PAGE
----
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JAB AND NESTLÉ NEED TO STEP UP, SUSTAINABILITY EXPERT SAYS

JAB AND NESTLÉ NEED TO STEP UP, SUSTAINABILITY EXPERT SAYS



Professor Jeffrey Sachs, the world-renowned professor of economics and sustainable development expert, says coffee conglomerates such as JAB and Nestlé need to do more to make coffee sustainable and help farmers.

Addressing a 6 June 2019 symposium initiated by the International Coffee Organization, ‘Meeting the SDGs: challenges for the coffee value chain,’ that took place in Brussels in partnership with the European Coffee Federation, that was hosted by the European Commission, Professor Sachs highlighted the consolidation that has taken place in the coffee industry, the growing market power of a few companies that now have a dominant role in the industry, and in marketing of coffee to consumers.

Professor Sachs, who is working on a study on sustainable development in the coffee sector for the World Coffee Producers Forum that will be released in July 2019, called on coffee leaders at coffee companies such as JAB and Nestlé to do more to help the coffee sector achieve sustainable development goals.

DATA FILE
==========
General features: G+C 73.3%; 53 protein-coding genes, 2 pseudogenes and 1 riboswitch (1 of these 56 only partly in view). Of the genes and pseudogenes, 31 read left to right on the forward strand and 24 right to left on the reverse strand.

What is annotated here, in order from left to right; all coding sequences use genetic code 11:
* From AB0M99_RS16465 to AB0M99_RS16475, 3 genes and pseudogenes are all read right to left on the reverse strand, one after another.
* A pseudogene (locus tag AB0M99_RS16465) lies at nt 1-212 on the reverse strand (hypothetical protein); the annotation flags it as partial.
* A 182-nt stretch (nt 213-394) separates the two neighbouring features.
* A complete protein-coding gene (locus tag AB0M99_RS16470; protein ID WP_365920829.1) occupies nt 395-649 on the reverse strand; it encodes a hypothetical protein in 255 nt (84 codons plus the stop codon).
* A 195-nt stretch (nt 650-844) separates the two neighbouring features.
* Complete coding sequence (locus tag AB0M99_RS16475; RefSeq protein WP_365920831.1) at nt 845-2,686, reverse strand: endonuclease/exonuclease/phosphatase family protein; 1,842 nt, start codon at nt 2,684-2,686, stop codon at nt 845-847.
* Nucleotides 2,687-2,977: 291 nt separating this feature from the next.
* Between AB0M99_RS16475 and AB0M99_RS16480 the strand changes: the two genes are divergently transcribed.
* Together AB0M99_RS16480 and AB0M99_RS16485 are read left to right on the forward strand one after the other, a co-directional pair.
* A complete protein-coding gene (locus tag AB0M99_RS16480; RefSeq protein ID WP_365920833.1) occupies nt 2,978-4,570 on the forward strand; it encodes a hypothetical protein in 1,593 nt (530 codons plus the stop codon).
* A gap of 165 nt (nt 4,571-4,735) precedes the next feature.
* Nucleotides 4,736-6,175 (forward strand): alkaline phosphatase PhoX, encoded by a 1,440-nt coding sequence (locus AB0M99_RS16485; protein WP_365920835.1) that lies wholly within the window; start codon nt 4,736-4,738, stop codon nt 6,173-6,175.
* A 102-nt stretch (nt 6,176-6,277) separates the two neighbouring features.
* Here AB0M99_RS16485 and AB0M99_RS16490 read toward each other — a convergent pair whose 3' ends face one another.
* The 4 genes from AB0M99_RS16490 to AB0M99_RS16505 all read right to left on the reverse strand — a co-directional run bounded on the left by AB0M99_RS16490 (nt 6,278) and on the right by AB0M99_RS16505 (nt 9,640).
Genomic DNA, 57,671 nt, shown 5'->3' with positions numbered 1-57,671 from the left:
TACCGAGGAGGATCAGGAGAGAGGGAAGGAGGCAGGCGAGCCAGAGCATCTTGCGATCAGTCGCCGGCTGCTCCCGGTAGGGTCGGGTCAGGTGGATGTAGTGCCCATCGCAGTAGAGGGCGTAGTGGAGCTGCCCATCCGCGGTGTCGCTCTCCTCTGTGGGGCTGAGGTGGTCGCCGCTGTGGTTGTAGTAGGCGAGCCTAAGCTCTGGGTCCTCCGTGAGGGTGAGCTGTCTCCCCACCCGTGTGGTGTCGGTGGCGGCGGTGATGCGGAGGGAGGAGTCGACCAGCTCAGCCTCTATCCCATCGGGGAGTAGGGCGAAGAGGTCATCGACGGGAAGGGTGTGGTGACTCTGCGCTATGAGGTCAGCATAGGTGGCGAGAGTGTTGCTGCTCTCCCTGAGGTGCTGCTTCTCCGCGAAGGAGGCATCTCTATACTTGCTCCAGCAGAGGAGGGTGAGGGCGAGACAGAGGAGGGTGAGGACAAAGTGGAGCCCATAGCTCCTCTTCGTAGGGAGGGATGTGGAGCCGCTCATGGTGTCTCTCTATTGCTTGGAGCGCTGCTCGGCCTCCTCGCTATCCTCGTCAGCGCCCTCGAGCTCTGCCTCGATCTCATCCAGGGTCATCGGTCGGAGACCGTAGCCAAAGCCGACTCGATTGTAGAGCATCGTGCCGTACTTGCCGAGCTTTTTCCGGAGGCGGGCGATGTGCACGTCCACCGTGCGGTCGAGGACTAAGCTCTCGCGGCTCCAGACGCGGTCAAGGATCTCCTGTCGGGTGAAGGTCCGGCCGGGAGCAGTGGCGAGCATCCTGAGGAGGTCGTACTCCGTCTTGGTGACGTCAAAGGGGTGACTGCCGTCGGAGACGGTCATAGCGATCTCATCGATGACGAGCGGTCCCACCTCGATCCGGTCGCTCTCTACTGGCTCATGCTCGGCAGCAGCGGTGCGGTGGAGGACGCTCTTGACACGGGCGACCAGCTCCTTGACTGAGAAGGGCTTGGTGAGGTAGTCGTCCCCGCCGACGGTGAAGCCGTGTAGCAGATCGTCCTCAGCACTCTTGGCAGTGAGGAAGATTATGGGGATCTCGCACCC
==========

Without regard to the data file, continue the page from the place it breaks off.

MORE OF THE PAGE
“There are a lot of people in the coffee supply chain who don’t have access to health and education, SDGs 3 and 4. Big challenges remain in the coffee sector with regard to SDGs,” Professor Sachs said, “and there are major environmental challenges for the sector as a whole.

“The coffee industry as an industry needs to do more to achieve SDGs. It does not have an industry-wide SDG approach, it does not have adequate funding for farmers in need of upscaling productivity, the metrics are not adequate, and the transparency is not adequate.

“The core of our report is to call on the industry to step up,” Professor Sachs said, “and to call on industry leaders, especially Nestlé and JAB and others, to do more, not only for their own business lines but for the sector as a whole. Consumers want to know that the people in the supply chain are being availed of their rights under SDGs for access to health care, education and basic infrastructure. This would mean added contributions by the major roasters and retailers or some kind of consumer tax that would be reverted to the poor people in the coffee value chain.

“We need to discuss these issues. Companies may not be happy about being told that they have to do more socially, but this is the reality, especially in an industry where there are a few high-share companies. We need to see that leadership, not only in the companies’ own line, but for the sector as a whole.”

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1 Comment

  1. Johan Vandorpe

    The first step should be : pay a decent price. The prices of arabica coffee on the World Market are at the lowest levels in 13 years. This is not sustainable. Producers should take action like the cacao producing countries did this month : install minimum prices ( 2600 $/T by Ghana and Ivory Coast). At the current price of arabica coffee most of the coffee farmers can’t earn a decent income.

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